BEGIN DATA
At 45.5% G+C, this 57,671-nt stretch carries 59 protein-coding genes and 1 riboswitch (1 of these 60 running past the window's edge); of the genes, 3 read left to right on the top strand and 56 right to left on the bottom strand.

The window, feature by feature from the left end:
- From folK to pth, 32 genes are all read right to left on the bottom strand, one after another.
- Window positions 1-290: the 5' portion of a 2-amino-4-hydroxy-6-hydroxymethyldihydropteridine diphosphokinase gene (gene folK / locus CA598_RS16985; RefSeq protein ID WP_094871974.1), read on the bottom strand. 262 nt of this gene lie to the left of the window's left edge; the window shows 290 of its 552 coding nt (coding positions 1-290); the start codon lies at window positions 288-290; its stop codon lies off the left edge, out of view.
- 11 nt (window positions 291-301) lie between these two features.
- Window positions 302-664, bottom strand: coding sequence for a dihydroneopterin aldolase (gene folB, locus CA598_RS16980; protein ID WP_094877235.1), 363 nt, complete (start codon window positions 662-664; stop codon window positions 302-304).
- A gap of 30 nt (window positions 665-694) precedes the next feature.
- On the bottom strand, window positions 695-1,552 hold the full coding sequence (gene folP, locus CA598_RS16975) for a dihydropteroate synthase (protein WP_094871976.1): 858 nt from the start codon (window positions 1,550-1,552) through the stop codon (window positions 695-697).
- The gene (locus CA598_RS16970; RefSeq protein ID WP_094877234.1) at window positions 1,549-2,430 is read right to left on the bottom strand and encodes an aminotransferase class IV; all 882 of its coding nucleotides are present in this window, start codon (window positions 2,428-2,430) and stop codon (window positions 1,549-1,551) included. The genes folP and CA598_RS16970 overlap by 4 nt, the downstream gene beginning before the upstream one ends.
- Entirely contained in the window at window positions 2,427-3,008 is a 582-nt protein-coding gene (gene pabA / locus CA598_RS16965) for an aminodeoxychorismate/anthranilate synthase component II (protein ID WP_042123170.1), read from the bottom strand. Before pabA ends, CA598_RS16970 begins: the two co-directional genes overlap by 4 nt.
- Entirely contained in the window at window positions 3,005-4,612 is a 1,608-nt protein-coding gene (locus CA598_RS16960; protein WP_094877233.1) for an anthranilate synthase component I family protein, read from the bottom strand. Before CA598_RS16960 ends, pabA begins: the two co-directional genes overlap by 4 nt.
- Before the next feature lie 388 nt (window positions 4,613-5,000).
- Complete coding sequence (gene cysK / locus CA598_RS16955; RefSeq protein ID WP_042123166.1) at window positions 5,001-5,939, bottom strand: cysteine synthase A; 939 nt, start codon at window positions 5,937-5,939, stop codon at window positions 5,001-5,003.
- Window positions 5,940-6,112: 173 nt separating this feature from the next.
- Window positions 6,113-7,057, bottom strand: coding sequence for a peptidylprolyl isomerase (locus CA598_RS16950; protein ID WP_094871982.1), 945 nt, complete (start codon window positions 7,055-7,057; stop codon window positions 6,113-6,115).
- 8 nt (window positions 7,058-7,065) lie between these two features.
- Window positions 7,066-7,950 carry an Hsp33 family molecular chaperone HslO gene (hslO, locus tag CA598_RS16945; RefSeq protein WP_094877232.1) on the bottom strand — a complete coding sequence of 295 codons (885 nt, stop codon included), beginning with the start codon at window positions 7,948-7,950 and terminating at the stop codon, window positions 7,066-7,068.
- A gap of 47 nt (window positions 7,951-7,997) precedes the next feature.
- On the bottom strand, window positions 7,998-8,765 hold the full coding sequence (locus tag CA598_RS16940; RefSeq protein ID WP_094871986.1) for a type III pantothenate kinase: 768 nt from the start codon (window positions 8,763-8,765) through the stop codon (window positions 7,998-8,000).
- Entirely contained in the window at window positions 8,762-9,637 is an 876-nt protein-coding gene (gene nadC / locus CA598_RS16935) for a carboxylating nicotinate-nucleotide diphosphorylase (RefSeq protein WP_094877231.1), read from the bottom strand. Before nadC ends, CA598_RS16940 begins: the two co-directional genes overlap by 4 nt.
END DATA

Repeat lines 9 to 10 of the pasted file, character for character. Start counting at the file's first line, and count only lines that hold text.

- The gene (locus CA598_RS16970; RefSeq protein ID WP_094877234.1) at window positions 1,549-2,430 is read right to left on the bottom strand and encodes an aminotransferase class IV; all 882 of its coding nucleotides are present in this window, start codon (window positions 2,428-2,430) and stop codon (window positions 1,549-1,551) included. The genes folP and CA598_RS16970 overlap by 4 nt, the downstream gene beginning before the upstream one ends.
- Entirely contained in the window at window positions 2,427-3,008 is a 582-nt protein-coding gene (gene pabA / locus CA598_RS16965) for an aminodeoxychorismate/anthranilate synthase component II (protein ID WP_042123170.1), read from the bottom strand. Before pabA ends, CA598_RS16970 begins: the two co-directional genes overlap by 4 nt.